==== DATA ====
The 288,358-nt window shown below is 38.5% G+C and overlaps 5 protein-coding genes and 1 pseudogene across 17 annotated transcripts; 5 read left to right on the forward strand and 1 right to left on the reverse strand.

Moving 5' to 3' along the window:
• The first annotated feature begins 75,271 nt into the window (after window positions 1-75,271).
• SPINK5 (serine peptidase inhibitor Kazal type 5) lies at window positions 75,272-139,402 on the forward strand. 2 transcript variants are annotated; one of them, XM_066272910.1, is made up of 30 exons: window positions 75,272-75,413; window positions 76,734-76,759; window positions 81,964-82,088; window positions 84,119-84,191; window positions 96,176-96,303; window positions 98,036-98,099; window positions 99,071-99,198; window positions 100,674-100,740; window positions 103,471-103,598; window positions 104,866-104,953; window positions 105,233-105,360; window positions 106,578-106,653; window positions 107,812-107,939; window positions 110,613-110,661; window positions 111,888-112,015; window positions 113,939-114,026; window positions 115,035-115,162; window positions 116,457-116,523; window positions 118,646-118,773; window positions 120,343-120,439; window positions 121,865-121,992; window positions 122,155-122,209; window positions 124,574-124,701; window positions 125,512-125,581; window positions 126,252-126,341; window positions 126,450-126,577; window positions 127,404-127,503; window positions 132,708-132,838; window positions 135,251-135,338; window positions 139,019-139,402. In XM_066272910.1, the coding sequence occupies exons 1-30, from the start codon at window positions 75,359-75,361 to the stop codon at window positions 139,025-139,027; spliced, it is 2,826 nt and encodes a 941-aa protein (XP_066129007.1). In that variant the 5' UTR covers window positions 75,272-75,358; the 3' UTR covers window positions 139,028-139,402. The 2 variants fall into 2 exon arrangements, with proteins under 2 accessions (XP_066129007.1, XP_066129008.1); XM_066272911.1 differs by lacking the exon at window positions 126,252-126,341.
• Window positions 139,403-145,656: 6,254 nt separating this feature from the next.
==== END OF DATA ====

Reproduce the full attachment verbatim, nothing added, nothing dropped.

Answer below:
The 288,358-nt window shown below is 38.5% G+C and overlaps 5 protein-coding genes and 1 pseudogene across 17 annotated transcripts; 5 read left to right on the forward strand and 1 right to left on the reverse strand.

Moving 5' to 3' along the window:
• The first annotated feature begins 75,271 nt into the window (after window positions 1-75,271).
• SPINK5 (serine peptidase inhibitor Kazal type 5) lies at window positions 75,272-139,402 on the forward strand. 2 transcript variants are annotated; one of them, XM_066272910.1, is made up of 30 exons: window positions 75,272-75,413; window positions 76,734-76,759; window positions 81,964-82,088; window positions 84,119-84,191; window positions 96,176-96,303; window positions 98,036-98,099; window positions 99,071-99,198; window positions 100,674-100,740; window positions 103,471-103,598; window positions 104,866-104,953; window positions 105,233-105,360; window positions 106,578-106,653; window positions 107,812-107,939; window positions 110,613-110,661; window positions 111,888-112,015; window positions 113,939-114,026; window positions 115,035-115,162; window positions 116,457-116,523; window positions 118,646-118,773; window positions 120,343-120,439; window positions 121,865-121,992; window positions 122,155-122,209; window positions 124,574-124,701; window positions 125,512-125,581; window positions 126,252-126,341; window positions 126,450-126,577; window positions 127,404-127,503; window positions 132,708-132,838; window positions 135,251-135,338; window positions 139,019-139,402. In XM_066272910.1, the coding sequence occupies exons 1-30, from the start codon at window positions 75,359-75,361 to the stop codon at window positions 139,025-139,027; spliced, it is 2,826 nt and encodes a 941-aa protein (XP_066129007.1). In that variant the 5' UTR covers window positions 75,272-75,358; the 3' UTR covers window positions 139,028-139,402. The 2 variants fall into 2 exon arrangements, with proteins under 2 accessions (XP_066129007.1, XP_066129008.1); XM_066272911.1 differs by lacking the exon at window positions 126,252-126,341.
• Window positions 139,403-145,656: 6,254 nt separating this feature from the next.